Bad code is hard to read, hard to adjust and even harder to hand over to other developers. This leads to considerable additional costs – for example when the development company changes. Dr. Nikolai Krambrock and Andreas von Studnitz, both experienced and certified Magento developers, talked about this issue at Meet Magento on 2014. Issues of their presentation: What is good source code? How does it look like? How is it produced? The first part of the presentation is about code quality in general. The second part is about code quality specific to Magento that helps developers to write better code in Magento.

Here are the corresponding PowerPoint slides to the presentation:

What is code quality good for?

Customers are interested in external code quality: Functionality, usability, security, availability and reliability. Additionally, they want to extend and change their shop to acceptable costs. The external code quality is mainly determined by the internal code quality. Source code is of good internal quality if developers can easily read and change it. Not easy to read for machines but for humans.

General code quality

Guidelines for good code quality

Good internal and uncomplicated source code can be archived as long as developers follow some simple guidelines. Unfortunately, only the guidelines are simple – their compliance not at all. Writing simple source code is a lot harder than writing complicated source code.
Basic guidelines:

  • Easy solutions for problems are an essential precondition of good code quality. If you want to sort five elements then better write a bubble-sort instead of a complicated quick-sort. Recursions should also be avoided as long as it is possible to use for-loop instead.
  • Elements of structure – such as classes and methods – only make sense if they are used for structuring – so only if they are medium seize. Classes should have 100-200 Lines of Code, methods 3-20 Lines of Code.
  • After using if-conditions (if) or loops (while) the source code is going to be indented. More than three indentations are a sign for too complex code which needs to be revised. Above five indentations the source code has definitely to be revised.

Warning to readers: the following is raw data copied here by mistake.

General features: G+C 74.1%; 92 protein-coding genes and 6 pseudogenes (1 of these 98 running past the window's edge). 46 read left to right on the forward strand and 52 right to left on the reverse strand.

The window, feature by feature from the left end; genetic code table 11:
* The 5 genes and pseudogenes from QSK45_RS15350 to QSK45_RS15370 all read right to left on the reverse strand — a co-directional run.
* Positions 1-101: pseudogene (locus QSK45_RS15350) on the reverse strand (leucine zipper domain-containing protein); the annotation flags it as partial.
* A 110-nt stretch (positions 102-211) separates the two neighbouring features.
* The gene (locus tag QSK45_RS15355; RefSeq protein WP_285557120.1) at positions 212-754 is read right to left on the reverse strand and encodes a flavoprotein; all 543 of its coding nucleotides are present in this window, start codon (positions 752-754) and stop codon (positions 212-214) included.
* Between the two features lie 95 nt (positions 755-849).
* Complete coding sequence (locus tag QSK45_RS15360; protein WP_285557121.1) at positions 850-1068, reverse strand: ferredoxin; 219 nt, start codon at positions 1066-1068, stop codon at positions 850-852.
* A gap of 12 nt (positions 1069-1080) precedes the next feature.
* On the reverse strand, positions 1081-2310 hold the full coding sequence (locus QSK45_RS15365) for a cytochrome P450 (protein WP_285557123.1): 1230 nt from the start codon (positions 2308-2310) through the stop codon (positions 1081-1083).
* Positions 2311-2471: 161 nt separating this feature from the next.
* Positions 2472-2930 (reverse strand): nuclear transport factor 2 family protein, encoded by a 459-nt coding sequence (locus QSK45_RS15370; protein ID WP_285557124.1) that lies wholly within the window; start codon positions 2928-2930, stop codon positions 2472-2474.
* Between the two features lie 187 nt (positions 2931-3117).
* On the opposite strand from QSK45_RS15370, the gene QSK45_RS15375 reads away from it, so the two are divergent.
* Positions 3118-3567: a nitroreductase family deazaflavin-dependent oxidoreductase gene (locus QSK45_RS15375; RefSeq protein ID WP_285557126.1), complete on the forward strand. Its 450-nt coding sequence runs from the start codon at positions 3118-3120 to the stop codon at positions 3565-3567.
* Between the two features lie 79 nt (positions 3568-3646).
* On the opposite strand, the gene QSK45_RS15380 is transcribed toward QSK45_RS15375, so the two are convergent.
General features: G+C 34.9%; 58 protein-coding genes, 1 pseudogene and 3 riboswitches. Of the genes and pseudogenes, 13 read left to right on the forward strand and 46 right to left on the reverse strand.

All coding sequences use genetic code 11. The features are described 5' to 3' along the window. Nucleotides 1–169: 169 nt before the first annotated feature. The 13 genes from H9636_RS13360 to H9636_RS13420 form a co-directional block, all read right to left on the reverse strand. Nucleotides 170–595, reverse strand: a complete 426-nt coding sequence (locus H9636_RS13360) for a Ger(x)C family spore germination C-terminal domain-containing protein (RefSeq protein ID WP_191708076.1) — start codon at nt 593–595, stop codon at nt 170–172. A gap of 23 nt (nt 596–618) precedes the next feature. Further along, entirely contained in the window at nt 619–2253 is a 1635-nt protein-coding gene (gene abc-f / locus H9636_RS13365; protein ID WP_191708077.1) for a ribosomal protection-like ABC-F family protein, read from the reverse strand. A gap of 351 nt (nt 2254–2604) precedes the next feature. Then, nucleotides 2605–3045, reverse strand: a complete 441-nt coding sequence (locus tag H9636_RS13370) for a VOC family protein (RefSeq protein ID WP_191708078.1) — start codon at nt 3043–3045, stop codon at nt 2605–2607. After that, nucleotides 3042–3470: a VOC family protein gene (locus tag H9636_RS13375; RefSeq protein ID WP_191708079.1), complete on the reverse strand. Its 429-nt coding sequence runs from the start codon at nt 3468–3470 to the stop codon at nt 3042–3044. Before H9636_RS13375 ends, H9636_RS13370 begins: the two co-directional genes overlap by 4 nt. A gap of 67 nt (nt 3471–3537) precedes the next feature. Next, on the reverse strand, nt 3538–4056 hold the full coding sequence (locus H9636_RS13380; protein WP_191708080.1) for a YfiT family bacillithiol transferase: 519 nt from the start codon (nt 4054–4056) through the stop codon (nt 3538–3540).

• Speaking names of variables are important because they are a big part of the source code’s documentation and they work as a kind of story. They let speak the code for itself. However, this only works with good names:
    • Example for very bad naming: $c=Mage::getModel
    • Example for bad but often used naming: $customer=getModel(„…“)
    • Example for good naming: $customerToAdd=getModel(„…“)
    • The same holds true for speaking methods and class-names. For instance: „deepClone()“
      says more about the process than „copy()“
  • Dead Code is source code that is code which is never executed. It can be found by static analyses and should be deleted.
  • According to Martin Fowler duplicated source code is a fatal internal problem of code quality. It should be transferred into functions, inheritances or collectively used classes.
  • Magic numbers are numbers or strings which appear in the middle of the source code – e.g. in „x>7“. Magic numbers should be transferred into constants, configurations or language files.

Tools of good code quality

The most important tool of software development is version management. It offers much benefit in comparison to almost no effort and costs. Version management saves all intermediated versions of every change and the software: Lost code can be retrieved; if a bug appears all the changes up to this bug can be examined.
Another important tool is automated testing. There are two variants: Black-Box tests and White-Box tests. Black-Box tests are testing the functionality of source code e.g. Selenium. White-Box tests are used with PHP Unit in the context of PHP. This way of testing is primarily helpful for big projects or for modules which has to work across a range of functions.

Code quality with Magento

Encapsulation of modules

Magento-modules should have as little dependencies on other modules as possible:

    • Modules should be independently executable and should have as little dependencies on other modules as possible – especially on external modules. The same is true for templates. Templates are project-related and always different. Therefore, they require repeated adaption as soon as they are dependent on modules. This is related to enormous effort which can be avoided by as little dependency as possible.